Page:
8 Logical Fallacies that Mess Us All Up | Mark Manson
“You are either with us or against us!” Oversimplification of options, due to selectively providing a limited set of options and not encompassing other potential options creates a false dichotomy.
Example: Either your name is Ron or your name isn’t Ron is a true dichotomy, as it has two legitimate options. But saying that either your name is Ron, or you are an idiot is a false dichotomy.
SIMILAR ARTICLES & IDEAS:
Winning an argument often comes down to who can go the longest without contradicting themselves and keeping sound logic, not direct persuasion of the other party.
Using a single personal experience as the foundation of your argument or your big piece of evidence.
For example, your phone may have broken right after you bought it, but you can’t use that to argue that those phones are not worth the purchase for others.
A fallacy is the use of faulty reasoning in an argument.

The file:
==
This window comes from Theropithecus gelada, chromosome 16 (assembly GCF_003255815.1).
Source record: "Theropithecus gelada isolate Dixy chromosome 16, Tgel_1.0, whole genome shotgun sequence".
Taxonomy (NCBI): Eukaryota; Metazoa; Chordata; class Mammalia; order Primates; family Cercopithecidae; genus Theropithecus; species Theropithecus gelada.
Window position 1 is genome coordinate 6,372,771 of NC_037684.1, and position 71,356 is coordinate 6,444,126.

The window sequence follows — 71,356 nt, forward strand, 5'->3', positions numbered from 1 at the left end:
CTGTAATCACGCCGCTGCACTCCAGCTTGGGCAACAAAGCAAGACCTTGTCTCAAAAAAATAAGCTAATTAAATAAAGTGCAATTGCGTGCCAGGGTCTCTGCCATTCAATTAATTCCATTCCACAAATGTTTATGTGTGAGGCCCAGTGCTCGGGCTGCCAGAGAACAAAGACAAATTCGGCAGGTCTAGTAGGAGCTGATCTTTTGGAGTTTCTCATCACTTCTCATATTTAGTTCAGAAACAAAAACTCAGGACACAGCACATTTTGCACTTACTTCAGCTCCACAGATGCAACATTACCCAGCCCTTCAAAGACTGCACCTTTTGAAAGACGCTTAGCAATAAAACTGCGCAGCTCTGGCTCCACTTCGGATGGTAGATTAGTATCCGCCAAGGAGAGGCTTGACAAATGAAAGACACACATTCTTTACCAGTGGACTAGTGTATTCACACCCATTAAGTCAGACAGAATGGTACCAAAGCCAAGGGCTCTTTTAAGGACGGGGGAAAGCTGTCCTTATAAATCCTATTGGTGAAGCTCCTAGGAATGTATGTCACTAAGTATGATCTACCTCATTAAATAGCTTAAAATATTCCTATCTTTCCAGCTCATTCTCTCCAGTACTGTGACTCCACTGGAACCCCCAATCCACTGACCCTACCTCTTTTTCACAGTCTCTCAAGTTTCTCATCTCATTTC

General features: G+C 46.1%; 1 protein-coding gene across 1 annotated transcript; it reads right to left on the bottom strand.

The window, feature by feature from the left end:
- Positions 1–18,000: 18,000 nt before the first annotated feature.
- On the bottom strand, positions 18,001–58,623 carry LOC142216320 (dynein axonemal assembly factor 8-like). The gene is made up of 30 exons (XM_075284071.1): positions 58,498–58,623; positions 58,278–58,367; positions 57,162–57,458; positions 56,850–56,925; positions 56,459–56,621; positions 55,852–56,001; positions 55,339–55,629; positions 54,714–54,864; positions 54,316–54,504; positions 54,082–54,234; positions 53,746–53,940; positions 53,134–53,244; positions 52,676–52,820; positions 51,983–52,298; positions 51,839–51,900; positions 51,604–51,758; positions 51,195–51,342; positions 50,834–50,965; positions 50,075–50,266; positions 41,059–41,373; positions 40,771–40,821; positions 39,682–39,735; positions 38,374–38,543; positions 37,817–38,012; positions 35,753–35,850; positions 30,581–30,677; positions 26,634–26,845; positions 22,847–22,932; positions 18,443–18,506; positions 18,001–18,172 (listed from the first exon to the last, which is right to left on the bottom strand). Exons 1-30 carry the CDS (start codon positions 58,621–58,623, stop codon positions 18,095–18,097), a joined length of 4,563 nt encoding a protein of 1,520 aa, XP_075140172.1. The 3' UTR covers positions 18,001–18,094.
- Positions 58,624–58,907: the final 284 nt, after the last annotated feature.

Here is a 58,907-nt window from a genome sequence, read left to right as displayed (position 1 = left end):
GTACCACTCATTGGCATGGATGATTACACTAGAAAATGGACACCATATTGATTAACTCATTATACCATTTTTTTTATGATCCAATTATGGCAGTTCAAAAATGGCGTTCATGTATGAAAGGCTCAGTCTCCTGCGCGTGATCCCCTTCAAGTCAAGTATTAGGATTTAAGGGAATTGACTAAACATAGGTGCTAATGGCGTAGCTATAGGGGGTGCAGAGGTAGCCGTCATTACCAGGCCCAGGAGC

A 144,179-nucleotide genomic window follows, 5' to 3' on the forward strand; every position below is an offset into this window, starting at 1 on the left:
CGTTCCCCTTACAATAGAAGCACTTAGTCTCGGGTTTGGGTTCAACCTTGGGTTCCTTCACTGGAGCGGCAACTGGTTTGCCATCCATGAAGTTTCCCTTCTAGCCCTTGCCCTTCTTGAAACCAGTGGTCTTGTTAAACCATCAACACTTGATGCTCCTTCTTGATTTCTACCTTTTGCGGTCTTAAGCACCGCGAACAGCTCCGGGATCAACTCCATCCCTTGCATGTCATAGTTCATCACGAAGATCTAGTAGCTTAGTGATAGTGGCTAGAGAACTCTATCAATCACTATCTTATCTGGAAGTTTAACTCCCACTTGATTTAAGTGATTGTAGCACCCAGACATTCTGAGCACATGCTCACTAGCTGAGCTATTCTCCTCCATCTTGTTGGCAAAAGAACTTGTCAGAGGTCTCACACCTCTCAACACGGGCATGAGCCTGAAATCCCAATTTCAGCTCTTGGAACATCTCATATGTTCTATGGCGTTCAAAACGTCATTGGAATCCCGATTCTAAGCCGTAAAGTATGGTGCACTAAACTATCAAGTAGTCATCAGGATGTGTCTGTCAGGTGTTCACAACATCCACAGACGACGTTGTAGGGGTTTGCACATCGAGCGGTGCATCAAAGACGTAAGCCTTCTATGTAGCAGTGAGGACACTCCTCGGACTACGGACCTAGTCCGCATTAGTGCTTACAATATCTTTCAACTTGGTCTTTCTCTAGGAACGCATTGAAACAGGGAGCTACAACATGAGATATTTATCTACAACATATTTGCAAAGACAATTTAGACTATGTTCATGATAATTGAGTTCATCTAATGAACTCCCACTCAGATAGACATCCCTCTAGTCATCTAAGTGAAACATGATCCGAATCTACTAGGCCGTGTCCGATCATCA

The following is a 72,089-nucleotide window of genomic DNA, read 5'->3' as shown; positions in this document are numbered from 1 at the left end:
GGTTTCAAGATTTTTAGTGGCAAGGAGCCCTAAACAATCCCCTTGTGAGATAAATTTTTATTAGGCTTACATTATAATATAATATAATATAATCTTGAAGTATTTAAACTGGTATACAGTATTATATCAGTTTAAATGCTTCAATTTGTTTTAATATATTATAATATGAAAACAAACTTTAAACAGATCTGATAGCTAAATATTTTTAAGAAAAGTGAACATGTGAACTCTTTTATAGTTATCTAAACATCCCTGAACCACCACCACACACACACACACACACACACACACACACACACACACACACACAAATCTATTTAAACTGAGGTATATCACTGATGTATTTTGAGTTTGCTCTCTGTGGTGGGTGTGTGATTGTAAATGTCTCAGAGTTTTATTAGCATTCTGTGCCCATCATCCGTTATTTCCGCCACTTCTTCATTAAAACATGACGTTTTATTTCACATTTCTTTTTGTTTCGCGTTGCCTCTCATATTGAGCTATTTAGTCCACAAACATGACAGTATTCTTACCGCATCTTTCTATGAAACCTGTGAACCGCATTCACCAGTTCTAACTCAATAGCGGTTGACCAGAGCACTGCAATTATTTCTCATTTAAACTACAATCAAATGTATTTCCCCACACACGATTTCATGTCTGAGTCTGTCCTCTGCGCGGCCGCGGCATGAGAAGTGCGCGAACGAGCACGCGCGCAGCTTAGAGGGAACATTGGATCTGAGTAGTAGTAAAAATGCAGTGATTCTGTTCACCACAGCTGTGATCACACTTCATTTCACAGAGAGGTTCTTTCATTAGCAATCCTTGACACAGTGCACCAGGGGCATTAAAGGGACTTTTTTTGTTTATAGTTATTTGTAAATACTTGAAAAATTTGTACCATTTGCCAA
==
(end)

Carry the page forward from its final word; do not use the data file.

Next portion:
There are formal and informal fallacies:
In this fallacy, someone behaves in a way that negatively affects others but then gets upset when others criticize their behavior. They will reply with a "mind your own business."
For instance, someone who doesn't see a reason to bathe, but then boards a full 10-hour flight.
It happens when someone continues in a course of action, even if evidence shows that it's a mistake.
Common phrase: "We've always done it this way, so we'll keep doing it this way." "I've already invested so much..."
It is a logical fallacy and it occurs when someone incorrectly asserts that two or more things are equal because they share some characteristics, regardless of the notable differences...